Fanny Burney: Evelina, or, A Young Lady's Entrance into the World

(1221 words)
  • Justine Crump (University of Cambridge)

In January 1778 Thomas Lowndes, a bookseller in the Strand, published an anonymous three-volume novel entitled Evelina, or, a Young Lady's Entrance into the World. Praised by London's literary and social leaders, the novel proved a popular success and one lady reputedly complained to its publisher, “Do Mr. Lowndes give me Evelina Im treated as unfashionable for not having read it”. Speculation was rife about the work's author and by the end of the year it became known that Frances Burney, daughter of the musician and musical historian Dr Charles Burney, had written the novel.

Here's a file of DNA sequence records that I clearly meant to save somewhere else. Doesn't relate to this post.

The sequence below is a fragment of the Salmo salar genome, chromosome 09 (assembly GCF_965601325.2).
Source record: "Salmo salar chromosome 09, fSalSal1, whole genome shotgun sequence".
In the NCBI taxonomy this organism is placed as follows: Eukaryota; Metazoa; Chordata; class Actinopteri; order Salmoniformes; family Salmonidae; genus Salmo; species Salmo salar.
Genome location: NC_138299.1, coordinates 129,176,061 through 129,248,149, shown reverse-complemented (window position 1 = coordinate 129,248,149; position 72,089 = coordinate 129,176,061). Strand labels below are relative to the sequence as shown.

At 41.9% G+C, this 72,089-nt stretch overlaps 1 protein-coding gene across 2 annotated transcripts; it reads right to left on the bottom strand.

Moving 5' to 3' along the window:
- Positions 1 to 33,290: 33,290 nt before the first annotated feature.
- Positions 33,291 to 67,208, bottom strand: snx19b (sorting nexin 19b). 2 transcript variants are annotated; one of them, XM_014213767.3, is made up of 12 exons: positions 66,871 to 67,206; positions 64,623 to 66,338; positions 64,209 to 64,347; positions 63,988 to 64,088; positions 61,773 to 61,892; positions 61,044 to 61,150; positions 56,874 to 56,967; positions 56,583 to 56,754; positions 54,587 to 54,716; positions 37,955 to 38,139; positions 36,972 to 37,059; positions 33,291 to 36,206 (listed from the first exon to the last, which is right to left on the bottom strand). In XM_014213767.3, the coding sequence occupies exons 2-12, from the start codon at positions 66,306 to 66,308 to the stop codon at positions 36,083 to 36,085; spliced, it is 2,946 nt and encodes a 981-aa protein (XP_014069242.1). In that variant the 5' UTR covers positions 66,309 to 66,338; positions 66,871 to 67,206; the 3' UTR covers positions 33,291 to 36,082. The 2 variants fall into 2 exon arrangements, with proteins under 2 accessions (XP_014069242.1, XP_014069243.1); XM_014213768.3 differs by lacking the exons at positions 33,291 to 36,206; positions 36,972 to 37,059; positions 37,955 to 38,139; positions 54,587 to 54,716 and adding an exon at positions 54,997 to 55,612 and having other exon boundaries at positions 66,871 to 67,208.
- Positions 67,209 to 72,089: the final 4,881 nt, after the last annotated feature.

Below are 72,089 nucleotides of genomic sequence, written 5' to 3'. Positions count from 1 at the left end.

Evelina consists of a series of letters, chiefly written by the eponymous heroine, describing her progress from rural retirement …

Please log in to consult the article in its entirety. If you are a member (student of staff) of a subscribing institution (see List), you should be able to access the LE on campus directly (without the need to log in), and off-campus either via the institutional log in we offer, or via your institution's remote access facilities, or by creating a personal user account with your institutional email address. If you are not a member of a subscribing institution, you will need to purchase a personal subscription. For more information on how to subscribe as an individual user, please see under Individual Subcriptions.

Citation:
Crump, Justine. "Evelina, or, A Young Lady's Entrance into the World". The Literary Encyclopedia. First published 30 June 2002
[http://www.litencyc.com/php/sworks.php?rec=true&UID=5268, accessed 01 September 2015.]


Related Groups

  1. The Sentimental Novel/ Novel of Sensibility